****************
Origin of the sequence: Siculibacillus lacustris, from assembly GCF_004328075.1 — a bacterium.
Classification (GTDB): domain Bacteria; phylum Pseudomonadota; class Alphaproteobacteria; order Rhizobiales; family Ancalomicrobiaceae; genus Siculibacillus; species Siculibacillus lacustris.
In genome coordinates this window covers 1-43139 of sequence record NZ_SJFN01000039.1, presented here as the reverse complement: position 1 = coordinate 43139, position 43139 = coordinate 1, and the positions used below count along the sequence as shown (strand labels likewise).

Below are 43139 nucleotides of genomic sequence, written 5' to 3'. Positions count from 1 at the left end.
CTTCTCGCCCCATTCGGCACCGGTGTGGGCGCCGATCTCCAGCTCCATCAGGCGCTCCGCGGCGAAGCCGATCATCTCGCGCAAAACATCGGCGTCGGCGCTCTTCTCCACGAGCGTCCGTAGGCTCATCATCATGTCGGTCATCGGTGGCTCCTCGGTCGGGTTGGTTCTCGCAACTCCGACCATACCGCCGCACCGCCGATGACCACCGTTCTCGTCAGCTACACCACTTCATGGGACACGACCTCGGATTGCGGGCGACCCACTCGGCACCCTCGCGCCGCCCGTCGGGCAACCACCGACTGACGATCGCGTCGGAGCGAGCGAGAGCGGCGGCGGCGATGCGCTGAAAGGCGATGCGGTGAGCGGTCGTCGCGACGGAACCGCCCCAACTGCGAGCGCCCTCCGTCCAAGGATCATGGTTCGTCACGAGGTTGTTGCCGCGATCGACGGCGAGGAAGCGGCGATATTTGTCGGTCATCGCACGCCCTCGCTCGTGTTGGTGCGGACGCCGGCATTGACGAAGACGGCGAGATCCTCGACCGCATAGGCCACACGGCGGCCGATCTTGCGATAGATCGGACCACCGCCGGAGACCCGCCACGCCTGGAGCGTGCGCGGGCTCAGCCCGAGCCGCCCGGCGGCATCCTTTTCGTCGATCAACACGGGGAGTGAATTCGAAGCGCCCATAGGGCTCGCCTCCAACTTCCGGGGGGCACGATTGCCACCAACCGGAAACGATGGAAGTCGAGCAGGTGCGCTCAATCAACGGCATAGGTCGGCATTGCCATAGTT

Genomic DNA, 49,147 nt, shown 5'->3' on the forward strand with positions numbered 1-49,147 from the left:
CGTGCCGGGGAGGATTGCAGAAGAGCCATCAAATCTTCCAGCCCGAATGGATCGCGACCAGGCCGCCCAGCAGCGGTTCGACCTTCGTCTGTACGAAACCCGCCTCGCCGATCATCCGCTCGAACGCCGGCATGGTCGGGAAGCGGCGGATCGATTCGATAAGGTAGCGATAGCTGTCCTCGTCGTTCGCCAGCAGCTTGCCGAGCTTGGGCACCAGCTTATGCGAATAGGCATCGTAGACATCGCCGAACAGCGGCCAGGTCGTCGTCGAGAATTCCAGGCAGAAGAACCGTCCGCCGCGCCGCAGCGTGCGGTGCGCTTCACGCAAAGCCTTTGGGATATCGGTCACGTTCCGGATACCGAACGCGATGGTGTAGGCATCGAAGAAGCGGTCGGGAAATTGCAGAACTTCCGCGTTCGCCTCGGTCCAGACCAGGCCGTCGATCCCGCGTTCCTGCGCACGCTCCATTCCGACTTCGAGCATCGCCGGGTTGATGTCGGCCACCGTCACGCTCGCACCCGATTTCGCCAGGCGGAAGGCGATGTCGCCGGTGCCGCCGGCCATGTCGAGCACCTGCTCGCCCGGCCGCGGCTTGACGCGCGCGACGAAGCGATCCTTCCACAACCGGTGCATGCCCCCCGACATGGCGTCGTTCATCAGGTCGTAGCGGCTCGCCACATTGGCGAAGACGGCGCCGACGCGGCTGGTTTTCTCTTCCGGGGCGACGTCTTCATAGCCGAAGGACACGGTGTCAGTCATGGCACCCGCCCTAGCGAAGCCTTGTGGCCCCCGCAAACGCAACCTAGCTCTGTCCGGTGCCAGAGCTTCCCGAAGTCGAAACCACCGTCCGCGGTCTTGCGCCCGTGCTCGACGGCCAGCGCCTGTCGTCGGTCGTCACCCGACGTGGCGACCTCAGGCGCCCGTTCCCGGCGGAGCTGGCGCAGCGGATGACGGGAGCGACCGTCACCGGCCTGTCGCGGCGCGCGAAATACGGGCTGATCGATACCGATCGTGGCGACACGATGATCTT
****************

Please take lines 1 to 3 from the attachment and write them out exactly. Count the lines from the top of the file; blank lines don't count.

Origin of the sequence: Siculibacillus lacustris, from assembly GCF_004328075.1 — a bacterium.
Classification (GTDB): domain Bacteria; phylum Pseudomonadota; class Alphaproteobacteria; order Rhizobiales; family Ancalomicrobiaceae; genus Siculibacillus; species Siculibacillus lacustris.
In genome coordinates this window covers 1-43139 of sequence record NZ_SJFN01000039.1, presented here as the reverse complement: position 1 = coordinate 43139, position 43139 = coordinate 1, and the positions used below count along the sequence as shown (strand labels likewise).